Handling a no-fault car accident in BC

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Please note I am not a lawyer. This post is based on my personal experience only.

If you are in BC and thinking about hiring a lawyer to assist you with your claim, I recommend Prezler Law. This is not a sponsored post. 

Also note this post is specific to British-Columbia and may not be applicable elsewhere. 

A couple of months ago, I settled with ICBC regarding a car accident I was involved in back in October 2017, and for which I was not responsible. I sustained injuries.

In British-Columbia, basic coverage with ICBC is mandatory for all drivers. A couple of other insurers provide optional/additional coverage, but most drivers are insured solely by ICBC.  I am no exception.

Here are the key take-aways from my personal experience.

YOUR INSURER IS NOT YOUR FRIEND

I mentioned this several times, but insurance companies are not charities. Their goal is to make money. When a driver is found to be not-at-fault in a crash, said driver becomes a liability for the insurer.

The goal of the insurance company is to minimize the potential liability by closing the case as fast as possible, and at the lowest cost possible.

LAWYER-UP

Assessing the dollar value of personal injuries is a complex process, even for specialists. If you are not a specialist, chances are you won’t know how much to claim, but also what you can claim.

Most people think they can only ask for lost wages and medical expenses. Did you know you can also claim for pain and suffering, other out-of-pocket expenses, future income, future care costs, legal fees and interests to name a few?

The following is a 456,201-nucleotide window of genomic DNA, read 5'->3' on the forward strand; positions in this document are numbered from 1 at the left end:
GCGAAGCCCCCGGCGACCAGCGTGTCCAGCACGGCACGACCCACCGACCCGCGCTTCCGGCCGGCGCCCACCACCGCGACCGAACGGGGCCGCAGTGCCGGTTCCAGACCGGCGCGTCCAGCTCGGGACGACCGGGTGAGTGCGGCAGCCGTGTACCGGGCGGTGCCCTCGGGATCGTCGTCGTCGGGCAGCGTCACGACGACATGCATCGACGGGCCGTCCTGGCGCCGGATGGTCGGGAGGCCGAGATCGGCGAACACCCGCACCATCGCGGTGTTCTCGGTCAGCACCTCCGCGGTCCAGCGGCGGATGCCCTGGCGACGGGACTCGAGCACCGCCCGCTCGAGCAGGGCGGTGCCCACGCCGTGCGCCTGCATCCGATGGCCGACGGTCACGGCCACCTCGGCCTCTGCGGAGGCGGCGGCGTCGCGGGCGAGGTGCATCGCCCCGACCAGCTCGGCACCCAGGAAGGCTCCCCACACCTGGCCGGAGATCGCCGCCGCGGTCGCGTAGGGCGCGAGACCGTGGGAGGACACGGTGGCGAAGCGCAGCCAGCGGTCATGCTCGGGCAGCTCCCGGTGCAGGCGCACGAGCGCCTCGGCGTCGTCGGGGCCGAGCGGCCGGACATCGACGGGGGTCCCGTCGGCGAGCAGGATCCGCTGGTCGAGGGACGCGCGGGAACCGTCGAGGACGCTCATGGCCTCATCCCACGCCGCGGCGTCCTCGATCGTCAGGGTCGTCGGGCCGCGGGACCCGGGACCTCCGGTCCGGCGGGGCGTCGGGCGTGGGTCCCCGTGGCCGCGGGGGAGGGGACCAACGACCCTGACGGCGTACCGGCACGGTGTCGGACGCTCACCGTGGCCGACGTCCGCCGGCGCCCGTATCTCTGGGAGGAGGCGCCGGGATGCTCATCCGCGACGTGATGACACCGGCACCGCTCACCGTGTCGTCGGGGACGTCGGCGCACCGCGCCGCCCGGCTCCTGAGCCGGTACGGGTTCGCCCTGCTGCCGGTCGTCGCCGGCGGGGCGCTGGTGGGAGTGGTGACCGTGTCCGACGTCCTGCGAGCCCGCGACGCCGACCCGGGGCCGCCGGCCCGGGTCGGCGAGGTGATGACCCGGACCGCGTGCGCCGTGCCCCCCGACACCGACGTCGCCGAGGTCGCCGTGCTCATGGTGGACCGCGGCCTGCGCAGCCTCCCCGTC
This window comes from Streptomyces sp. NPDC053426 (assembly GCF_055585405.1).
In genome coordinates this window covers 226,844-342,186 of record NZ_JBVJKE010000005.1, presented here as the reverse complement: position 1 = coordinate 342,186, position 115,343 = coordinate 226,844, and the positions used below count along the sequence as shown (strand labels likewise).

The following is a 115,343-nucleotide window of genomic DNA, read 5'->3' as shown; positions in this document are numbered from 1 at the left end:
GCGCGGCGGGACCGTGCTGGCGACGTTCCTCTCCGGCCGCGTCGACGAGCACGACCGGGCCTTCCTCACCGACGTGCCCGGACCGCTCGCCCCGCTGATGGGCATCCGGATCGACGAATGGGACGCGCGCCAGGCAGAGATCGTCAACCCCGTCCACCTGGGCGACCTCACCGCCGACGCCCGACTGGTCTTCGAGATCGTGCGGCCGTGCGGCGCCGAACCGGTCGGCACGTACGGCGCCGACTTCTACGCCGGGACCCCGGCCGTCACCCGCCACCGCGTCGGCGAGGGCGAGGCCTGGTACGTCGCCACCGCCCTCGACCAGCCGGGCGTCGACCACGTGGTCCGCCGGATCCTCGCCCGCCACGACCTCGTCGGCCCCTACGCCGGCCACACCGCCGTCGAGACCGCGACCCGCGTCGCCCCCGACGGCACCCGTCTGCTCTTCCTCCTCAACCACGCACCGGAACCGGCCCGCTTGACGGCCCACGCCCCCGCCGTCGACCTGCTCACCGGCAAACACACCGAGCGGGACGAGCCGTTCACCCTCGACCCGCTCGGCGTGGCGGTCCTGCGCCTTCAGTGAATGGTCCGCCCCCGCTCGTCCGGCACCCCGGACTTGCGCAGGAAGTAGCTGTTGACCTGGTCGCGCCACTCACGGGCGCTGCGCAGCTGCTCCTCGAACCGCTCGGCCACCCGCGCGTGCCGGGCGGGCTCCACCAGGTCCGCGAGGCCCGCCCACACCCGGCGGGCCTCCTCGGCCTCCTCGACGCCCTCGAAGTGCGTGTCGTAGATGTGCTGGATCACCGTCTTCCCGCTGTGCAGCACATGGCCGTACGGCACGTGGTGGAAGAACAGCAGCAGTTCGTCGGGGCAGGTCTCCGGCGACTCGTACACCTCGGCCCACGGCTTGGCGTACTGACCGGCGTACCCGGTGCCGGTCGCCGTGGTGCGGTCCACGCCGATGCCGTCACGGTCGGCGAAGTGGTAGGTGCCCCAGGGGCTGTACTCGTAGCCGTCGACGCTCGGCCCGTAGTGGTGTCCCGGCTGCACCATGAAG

Having a lawyer will also ensure you don’t miss any deadlines and fill-in the required paperwork. ICBC has no obligation of informing its customers on both these points….so it doesn’t.

In British-Columbia, you have 2 years to start legal action. If you want to claim injuries, you also need to fill-in additional paperwork. There is a deadline for this as well. The process is not automatic.

DON’T RUSH TO SETTLE

It can be tempting to receive some cash a few weeks after an accident. This is counter-productive and could actually be very detrimental depending on your injuries.

The best time to settle is when you are back to the level you were at prior to the accident, i.e. when you are healed or feeling much better that you are able to do your usual activities. I waited for 7 months before telling my lawyer I was ready to settle. This was the point my life was back to “almost normal”.

DUTY TO MITIGATE

Sorry for the legalese! This simply means you have an obligation to do whatever it takes to treat your injuries and get better.

This is the most critical part of any personal injury claim. Listen to your doctor, take your medication, go to physiotherapy, take time off work, hire a cleaning service…etc…etc.

If you have extended health coverage, use it. In British Columbia, ICBC is considered a “secondary insurer”, meaning the crown corporation is under no obligation to pay you any medical benefits until you have exhausted your other options.

BEWARE OF THE INFLATED/FRAUDULENT CLAIM